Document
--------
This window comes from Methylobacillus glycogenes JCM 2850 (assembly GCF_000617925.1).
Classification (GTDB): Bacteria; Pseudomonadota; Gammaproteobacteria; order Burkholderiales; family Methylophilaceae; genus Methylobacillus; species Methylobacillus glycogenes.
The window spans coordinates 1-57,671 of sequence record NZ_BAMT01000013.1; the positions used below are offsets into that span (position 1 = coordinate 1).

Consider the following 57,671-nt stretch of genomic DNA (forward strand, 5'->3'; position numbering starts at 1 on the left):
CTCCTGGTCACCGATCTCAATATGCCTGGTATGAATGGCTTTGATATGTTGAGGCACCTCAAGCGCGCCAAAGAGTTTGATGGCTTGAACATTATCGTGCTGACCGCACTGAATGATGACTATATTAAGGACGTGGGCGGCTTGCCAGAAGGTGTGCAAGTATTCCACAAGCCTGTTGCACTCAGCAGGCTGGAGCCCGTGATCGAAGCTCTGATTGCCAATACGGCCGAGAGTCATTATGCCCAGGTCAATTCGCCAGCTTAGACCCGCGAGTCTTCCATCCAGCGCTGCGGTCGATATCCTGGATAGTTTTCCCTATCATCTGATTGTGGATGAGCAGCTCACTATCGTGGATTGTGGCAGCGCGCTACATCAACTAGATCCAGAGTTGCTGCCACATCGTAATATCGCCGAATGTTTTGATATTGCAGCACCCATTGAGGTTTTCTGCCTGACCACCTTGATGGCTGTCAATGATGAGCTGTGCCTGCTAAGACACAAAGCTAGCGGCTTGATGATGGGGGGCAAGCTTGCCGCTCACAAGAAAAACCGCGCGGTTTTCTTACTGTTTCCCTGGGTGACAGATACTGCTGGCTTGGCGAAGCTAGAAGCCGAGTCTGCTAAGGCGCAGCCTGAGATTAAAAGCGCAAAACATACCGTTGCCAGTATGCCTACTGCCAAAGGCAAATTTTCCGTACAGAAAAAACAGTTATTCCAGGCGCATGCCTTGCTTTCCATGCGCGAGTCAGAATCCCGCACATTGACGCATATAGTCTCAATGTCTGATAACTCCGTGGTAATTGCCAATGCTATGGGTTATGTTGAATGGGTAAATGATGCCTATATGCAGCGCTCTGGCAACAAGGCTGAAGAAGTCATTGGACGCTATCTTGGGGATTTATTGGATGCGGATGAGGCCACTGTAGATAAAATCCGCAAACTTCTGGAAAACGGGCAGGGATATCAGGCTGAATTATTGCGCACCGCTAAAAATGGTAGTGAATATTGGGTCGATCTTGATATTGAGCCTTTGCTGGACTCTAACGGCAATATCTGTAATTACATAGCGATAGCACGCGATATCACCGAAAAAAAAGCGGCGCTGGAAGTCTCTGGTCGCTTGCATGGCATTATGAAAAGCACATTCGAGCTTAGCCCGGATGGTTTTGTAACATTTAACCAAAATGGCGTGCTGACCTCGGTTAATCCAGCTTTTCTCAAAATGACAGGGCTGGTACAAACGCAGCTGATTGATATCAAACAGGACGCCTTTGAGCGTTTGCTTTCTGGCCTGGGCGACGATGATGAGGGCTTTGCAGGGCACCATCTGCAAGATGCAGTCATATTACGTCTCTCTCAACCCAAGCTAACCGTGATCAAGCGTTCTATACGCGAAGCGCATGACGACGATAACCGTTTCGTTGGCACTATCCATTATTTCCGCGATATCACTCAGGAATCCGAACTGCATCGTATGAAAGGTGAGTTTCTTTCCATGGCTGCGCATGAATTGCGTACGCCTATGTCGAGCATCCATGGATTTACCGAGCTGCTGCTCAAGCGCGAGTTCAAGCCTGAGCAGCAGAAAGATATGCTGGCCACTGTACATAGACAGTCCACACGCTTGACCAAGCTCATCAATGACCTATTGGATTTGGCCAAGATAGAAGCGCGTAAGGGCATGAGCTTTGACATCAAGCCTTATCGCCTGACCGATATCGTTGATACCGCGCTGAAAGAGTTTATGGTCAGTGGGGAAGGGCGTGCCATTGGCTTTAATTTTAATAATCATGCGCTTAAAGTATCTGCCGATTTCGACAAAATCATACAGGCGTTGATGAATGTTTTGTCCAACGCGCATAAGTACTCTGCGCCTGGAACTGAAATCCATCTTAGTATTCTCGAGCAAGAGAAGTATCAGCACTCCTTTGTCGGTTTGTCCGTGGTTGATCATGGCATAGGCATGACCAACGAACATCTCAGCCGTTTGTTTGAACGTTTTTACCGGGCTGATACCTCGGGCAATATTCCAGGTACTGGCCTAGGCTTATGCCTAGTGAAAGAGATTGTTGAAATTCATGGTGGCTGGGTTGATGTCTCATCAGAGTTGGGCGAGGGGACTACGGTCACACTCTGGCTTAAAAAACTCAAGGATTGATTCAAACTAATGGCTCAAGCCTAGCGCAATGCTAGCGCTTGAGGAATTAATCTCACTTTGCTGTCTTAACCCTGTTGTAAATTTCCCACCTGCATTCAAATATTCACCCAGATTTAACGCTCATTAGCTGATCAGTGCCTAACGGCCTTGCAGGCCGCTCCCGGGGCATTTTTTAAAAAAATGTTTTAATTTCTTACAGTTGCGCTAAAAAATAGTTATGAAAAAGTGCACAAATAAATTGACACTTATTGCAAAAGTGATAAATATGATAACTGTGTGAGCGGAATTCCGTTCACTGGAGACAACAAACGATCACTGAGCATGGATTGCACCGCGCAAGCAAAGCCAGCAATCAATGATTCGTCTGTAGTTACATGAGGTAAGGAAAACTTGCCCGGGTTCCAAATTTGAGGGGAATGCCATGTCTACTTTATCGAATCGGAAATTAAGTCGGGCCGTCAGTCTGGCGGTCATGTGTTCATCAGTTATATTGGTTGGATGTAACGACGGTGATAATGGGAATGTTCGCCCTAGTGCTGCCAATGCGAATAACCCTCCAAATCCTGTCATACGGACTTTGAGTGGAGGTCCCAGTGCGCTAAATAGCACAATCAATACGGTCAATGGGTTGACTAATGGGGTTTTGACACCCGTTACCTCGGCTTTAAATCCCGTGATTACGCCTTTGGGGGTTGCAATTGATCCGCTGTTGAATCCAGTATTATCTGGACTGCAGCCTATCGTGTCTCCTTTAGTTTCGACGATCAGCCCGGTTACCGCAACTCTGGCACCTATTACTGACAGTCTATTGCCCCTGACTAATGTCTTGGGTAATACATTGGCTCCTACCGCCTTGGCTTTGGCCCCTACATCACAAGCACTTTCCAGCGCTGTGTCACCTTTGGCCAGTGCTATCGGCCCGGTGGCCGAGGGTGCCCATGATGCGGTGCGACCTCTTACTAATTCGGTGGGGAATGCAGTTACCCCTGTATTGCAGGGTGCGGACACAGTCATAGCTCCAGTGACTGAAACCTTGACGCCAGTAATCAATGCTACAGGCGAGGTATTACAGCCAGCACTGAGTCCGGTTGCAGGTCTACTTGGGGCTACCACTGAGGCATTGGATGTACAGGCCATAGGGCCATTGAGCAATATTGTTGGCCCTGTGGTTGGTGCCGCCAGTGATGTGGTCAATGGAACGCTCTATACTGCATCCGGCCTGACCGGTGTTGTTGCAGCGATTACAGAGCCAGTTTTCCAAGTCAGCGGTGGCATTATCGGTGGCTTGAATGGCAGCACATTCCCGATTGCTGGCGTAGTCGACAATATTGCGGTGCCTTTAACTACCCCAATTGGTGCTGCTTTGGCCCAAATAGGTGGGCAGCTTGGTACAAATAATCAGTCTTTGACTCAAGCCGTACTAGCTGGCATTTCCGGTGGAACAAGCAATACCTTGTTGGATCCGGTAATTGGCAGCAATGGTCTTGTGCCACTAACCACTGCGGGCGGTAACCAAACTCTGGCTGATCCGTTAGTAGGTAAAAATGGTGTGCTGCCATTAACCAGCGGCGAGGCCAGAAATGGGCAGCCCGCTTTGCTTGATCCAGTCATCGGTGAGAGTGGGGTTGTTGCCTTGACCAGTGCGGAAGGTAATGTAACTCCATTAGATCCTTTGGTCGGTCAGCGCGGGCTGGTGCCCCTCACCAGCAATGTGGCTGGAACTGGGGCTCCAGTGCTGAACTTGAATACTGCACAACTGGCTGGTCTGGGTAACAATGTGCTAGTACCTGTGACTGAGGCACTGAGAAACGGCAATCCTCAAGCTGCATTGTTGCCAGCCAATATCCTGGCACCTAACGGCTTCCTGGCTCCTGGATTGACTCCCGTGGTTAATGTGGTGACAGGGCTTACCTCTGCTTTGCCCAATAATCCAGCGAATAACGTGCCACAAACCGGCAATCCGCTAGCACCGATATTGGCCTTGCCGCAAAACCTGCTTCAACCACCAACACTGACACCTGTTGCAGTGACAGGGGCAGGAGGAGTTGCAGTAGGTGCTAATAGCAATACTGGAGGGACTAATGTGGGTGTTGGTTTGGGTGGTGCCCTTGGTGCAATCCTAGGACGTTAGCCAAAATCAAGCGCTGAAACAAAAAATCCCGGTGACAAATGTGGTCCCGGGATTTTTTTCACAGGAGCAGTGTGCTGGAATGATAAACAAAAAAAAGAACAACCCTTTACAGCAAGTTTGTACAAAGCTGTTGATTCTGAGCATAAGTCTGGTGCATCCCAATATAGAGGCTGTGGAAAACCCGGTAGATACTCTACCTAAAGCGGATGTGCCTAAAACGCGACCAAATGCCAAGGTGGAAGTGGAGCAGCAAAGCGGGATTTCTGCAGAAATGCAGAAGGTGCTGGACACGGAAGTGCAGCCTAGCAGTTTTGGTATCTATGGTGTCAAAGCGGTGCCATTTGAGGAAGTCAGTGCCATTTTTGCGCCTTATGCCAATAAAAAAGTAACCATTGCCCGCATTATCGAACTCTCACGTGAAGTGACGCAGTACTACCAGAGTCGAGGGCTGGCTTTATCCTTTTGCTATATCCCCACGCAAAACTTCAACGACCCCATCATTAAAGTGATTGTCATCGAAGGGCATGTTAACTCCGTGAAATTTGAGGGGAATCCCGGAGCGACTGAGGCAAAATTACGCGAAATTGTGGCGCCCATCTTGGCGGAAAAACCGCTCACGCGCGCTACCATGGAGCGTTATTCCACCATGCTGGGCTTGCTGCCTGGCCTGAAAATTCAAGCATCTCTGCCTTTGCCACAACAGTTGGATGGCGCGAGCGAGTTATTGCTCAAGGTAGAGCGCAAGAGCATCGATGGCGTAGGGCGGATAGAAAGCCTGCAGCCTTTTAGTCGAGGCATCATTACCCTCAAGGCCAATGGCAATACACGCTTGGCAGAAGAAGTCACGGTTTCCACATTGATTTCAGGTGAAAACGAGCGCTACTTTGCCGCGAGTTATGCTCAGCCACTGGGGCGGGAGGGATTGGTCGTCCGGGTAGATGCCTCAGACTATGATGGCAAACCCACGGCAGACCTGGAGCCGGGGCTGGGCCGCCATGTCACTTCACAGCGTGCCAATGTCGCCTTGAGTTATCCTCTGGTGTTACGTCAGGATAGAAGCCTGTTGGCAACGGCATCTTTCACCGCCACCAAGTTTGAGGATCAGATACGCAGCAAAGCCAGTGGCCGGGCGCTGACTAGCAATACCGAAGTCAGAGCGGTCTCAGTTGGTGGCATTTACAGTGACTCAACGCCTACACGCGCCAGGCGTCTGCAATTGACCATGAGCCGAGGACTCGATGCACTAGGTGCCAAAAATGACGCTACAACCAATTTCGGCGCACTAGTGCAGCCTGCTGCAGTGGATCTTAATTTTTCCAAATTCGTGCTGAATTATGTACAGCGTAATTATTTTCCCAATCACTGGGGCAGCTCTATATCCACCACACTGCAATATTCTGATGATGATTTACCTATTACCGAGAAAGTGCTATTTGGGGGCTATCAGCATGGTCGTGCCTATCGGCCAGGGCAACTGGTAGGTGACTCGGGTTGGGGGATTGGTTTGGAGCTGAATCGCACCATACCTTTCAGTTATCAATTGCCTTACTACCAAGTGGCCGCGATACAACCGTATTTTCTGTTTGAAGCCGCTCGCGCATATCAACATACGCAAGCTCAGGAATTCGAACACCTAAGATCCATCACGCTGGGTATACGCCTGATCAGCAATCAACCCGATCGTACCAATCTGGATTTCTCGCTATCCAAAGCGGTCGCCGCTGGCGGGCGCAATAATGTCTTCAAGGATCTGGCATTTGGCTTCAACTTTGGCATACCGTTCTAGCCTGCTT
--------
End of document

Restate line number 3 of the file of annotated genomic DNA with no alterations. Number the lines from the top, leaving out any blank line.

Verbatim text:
The window spans coordinates 1-57,671 of sequence record NZ_BAMT01000013.1; the positions used below are offsets into that span (position 1 = coordinate 1).